• In our earlier post we discussed about gingivitis in which the inflammation is limited to the gums surrounding the teeth. It doesn’t affect the tissues and bone surrounding the teeth. If proper care is taken, gingivitis is reversible.
  • When the inflammation extends to involve the bone and tissues holding the tooth, it causes an irreversible damage and it is now called periodontitis. Pockets develop between the gum and the bone and it traps food and bacteria.
  • Proper care can prevent further damage.
  • When proper care is not taken the bone and tissues undergoes severe damage and the teeth begins to shift and becomes loose. It is now called advanced periodontitis.
  • Even aggressive dental treatment may not save the affected teeth at this stage.


Poor Oral Hygiene

  1. Smoking: Smokers are twice at risk to developing periodontal diseases than non smokers according to CDC.
  2. Smoking also affects host immune system decreasing body’s defense against gum infections.


  1. Age: Older people are at increased risk of getting periodontal problems than you get people.
  2. Heredity: Inheritance of susceptibility to gum diseases from parents.
  3. Stress: Stress decreases body’s immune defenses against gum diseases.
  4. Some Medications: Antidepressants, heart medications, oral contraceptives are linked with gum problems.
  5. Hormones: Hormonal variations that occur during puberty, pregnancy, menopause or taking contraceptives impairs body’s defenses against bacterial infections.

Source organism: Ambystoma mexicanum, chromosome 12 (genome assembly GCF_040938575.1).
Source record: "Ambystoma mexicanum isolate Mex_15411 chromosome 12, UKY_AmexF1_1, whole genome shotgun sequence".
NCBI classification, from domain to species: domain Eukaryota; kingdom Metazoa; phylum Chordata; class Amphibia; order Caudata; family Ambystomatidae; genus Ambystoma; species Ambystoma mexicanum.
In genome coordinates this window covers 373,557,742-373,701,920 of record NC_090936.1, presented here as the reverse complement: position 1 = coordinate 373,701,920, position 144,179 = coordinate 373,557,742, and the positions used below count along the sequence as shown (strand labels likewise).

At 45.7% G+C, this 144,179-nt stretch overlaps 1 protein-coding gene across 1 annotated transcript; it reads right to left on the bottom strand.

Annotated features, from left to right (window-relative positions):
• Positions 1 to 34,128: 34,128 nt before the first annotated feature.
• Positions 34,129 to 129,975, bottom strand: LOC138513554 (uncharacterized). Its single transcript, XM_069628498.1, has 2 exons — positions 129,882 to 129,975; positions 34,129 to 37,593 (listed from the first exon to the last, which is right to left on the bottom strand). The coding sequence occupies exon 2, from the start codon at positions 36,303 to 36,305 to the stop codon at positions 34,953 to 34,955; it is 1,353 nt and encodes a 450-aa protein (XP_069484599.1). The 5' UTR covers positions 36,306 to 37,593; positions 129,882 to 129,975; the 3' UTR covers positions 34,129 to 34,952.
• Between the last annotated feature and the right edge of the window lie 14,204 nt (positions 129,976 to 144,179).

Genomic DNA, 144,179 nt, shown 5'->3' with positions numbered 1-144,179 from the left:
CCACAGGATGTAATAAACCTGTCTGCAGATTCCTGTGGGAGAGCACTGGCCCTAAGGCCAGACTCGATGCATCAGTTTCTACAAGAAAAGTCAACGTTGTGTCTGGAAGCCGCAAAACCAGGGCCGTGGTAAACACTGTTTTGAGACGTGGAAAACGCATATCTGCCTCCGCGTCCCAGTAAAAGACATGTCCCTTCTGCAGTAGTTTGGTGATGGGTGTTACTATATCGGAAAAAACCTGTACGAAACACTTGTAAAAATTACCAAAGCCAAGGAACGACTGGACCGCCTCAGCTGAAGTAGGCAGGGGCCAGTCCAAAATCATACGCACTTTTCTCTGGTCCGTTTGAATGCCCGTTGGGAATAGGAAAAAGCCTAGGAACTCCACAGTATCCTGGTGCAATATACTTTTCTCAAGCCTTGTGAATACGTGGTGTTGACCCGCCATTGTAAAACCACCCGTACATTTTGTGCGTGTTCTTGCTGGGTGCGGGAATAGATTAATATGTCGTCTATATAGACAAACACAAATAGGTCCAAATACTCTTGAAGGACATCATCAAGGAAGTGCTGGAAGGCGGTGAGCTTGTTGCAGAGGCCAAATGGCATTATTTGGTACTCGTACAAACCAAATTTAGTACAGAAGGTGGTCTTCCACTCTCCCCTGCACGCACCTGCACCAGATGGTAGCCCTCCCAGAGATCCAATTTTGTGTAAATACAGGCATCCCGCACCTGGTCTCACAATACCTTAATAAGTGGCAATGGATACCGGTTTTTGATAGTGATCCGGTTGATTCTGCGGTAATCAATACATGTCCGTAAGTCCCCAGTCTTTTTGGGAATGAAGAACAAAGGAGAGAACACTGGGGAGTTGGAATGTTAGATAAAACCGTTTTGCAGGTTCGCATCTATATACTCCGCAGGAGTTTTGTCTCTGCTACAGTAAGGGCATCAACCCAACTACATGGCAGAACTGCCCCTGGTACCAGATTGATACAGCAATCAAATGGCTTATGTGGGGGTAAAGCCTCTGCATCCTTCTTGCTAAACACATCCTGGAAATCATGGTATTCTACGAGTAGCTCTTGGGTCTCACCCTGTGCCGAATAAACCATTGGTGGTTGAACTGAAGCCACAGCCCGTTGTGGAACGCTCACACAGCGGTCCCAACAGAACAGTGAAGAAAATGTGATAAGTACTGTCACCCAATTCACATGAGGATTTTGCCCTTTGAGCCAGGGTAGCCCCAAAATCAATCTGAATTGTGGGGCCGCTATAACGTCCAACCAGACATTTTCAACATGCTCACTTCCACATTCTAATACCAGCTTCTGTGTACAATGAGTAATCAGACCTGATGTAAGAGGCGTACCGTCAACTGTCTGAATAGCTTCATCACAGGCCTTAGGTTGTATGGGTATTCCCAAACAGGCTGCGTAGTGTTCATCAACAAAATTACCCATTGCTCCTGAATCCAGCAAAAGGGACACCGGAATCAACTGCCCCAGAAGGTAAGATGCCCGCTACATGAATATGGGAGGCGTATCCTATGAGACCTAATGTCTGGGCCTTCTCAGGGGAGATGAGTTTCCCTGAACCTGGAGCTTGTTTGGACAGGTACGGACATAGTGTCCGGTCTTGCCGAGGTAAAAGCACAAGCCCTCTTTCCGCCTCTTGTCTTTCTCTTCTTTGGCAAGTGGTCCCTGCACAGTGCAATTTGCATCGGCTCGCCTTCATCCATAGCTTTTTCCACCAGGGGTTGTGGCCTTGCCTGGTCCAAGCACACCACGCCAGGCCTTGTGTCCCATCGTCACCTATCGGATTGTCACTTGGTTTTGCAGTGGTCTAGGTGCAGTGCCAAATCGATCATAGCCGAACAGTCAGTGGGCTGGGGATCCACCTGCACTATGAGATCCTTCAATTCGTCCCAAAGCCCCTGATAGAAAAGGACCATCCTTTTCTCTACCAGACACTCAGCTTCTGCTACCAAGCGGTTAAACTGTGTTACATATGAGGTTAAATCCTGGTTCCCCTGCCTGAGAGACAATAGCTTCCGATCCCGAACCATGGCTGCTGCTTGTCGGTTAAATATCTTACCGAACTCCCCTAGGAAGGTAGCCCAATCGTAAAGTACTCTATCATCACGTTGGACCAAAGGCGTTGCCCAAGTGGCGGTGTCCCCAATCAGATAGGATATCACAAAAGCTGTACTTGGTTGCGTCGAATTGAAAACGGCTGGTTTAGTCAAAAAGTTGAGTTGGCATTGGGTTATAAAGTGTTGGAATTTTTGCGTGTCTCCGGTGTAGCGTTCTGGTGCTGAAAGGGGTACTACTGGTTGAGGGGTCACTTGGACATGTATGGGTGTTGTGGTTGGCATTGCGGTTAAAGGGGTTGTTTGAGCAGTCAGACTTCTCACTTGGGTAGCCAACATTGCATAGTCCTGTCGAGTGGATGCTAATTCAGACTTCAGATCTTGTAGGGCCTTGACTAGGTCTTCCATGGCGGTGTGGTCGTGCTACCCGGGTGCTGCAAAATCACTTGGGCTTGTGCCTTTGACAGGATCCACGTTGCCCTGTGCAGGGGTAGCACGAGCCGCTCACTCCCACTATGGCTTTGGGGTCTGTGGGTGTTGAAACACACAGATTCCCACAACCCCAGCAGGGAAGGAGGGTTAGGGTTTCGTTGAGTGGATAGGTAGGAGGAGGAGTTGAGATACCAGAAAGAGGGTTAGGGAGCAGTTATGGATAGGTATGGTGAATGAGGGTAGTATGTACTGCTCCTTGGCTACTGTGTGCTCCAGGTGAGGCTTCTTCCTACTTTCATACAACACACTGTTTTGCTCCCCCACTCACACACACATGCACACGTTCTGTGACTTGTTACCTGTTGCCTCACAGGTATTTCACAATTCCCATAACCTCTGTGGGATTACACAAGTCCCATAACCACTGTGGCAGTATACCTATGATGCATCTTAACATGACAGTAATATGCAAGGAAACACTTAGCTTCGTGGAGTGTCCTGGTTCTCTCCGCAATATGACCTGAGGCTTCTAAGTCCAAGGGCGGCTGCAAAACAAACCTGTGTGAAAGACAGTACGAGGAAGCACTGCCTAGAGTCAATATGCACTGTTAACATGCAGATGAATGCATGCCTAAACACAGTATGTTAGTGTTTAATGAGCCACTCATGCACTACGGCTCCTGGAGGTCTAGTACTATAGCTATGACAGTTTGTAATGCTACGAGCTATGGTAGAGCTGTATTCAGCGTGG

6. Poor Nutrition and Obesity: Proper nutrition causes failure of immune system to fight against infections.
  7. Grinding / Clenching Teeth: It causes excessive pressure on teeth supporting tissues causing their destruction.


  • Red, Puffy Gums.
  • Gums that feel tender on touch.
  • Pain while chewing food.
  • Bleeding gums while brushing, flossing, or chewing hard food.
  • Gums that are pulling away or receding from the teeth causing teeth to look longer than before.
  • Loose teeth.
  • Shifting teeth, gaps between teeth that did not exist before.
  • pus coming from pockets between gums and teeth.
  • Sores in the mouth.
  • Persistent bad breath.
  • A change in the bite.


  • Prevention is better than cure!
  • Periodontal problems are easily prevented by maintaining adequate oral hygiene.
  • Your dentist may suggest a deep cleaning in which your gums are anesthetized and your teeth are scaled and planed.
  • Some cases need a Flap surgery: where the gums are separated from the teeth and then the teeth are cleaned.
  • Some other cases may need soft or hard tissue grafts.
  • If the teeth has lost most of its bone support your dentist may advise getting them extracted and replaced with ”Fake Teeth”.
  • See our post of replacement option for missing for further knowledge on that.